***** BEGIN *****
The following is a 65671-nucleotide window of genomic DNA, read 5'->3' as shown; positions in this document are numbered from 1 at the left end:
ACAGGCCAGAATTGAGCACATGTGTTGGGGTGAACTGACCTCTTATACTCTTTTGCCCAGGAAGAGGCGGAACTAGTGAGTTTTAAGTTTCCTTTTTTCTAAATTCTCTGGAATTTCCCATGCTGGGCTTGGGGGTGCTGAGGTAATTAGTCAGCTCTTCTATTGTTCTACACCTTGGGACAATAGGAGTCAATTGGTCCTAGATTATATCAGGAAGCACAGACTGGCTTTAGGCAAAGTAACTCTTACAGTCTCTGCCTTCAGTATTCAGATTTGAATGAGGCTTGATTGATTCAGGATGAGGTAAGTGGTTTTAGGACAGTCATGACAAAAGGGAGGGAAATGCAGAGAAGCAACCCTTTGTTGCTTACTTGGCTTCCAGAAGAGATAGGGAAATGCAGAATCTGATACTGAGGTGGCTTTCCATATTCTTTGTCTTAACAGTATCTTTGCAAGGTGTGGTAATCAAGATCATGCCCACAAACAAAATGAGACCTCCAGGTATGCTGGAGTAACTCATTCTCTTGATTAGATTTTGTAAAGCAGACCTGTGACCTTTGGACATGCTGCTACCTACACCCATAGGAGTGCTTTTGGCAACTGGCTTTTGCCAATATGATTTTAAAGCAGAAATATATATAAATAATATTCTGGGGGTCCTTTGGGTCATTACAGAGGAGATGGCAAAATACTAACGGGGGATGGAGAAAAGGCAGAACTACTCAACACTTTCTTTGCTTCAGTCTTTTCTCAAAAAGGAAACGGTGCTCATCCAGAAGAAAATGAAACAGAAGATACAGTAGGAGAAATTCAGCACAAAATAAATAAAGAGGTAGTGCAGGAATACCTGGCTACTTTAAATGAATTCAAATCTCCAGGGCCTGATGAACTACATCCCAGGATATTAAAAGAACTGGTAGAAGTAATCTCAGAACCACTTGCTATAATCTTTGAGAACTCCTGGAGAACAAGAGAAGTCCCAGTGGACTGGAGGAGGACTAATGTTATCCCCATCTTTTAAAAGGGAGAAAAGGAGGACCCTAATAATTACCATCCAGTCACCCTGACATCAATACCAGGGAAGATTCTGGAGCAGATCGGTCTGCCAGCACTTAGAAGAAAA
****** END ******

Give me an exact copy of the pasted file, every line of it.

The following is a 65671-nucleotide window of genomic DNA, read 5'->3' as shown; positions in this document are numbered from 1 at the left end:
ACAGGCCAGAATTGAGCACATGTGTTGGGGTGAACTGACCTCTTATACTCTTTTGCCCAGGAAGAGGCGGAACTAGTGAGTTTTAAGTTTCCTTTTTTCTAAATTCTCTGGAATTTCCCATGCTGGGCTTGGGGGTGCTGAGGTAATTAGTCAGCTCTTCTATTGTTCTACACCTTGGGACAATAGGAGTCAATTGGTCCTAGATTATATCAGGAAGCACAGACTGGCTTTAGGCAAAGTAACTCTTACAGTCTCTGCCTTCAGTATTCAGATTTGAATGAGGCTTGATTGATTCAGGATGAGGTAAGTGGTTTTAGGACAGTCATGACAAAAGGGAGGGAAATGCAGAGAAGCAACCCTTTGTTGCTTACTTGGCTTCCAGAAGAGATAGGGAAATGCAGAATCTGATACTGAGGTGGCTTTCCATATTCTTTGTCTTAACAGTATCTTTGCAAGGTGTGGTAATCAAGATCATGCCCACAAACAAAATGAGACCTCCAGGTATGCTGGAGTAACTCATTCTCTTGATTAGATTTTGTAAAGCAGACCTGTGACCTTTGGACATGCTGCTACCTACACCCATAGGAGTGCTTTTGGCAACTGGCTTTTGCCAATATGATTTTAAAGCAGAAATATATATAAATAATATTCTGGGGGTCCTTTGGGTCATTACAGAGGAGATGGCAAAATACTAACGGGGGATGGAGAAAAGGCAGAACTACTCAACACTTTCTTTGCTTCAGTCTTTTCTCAAAAAGGAAACGGTGCTCATCCAGAAGAAAATGAAACAGAAGATACAGTAGGAGAAATTCAGCACAAAATAAATAAAGAGGTAGTGCAGGAATACCTGGCTACTTTAAATGAATTCAAATCTCCAGGGCCTGATGAACTACATCCCAGGATATTAAAAGAACTGGTAGAAGTAATCTCAGAACCACTTGCTATAATCTTTGAGAACTCCTGGAGAACAAGAGAAGTCCCAGTGGACTGGAGGAGGACTAATGTTATCCCCATCTTTTAAAAGGGAGAAAAGGAGGACCCTAATAATTACCATCCAGTCACCCTGACATCAATACCAGGGAAGATTCTGGAGCAGATCGGTCTGCCAGCACTTAGAAGAAAA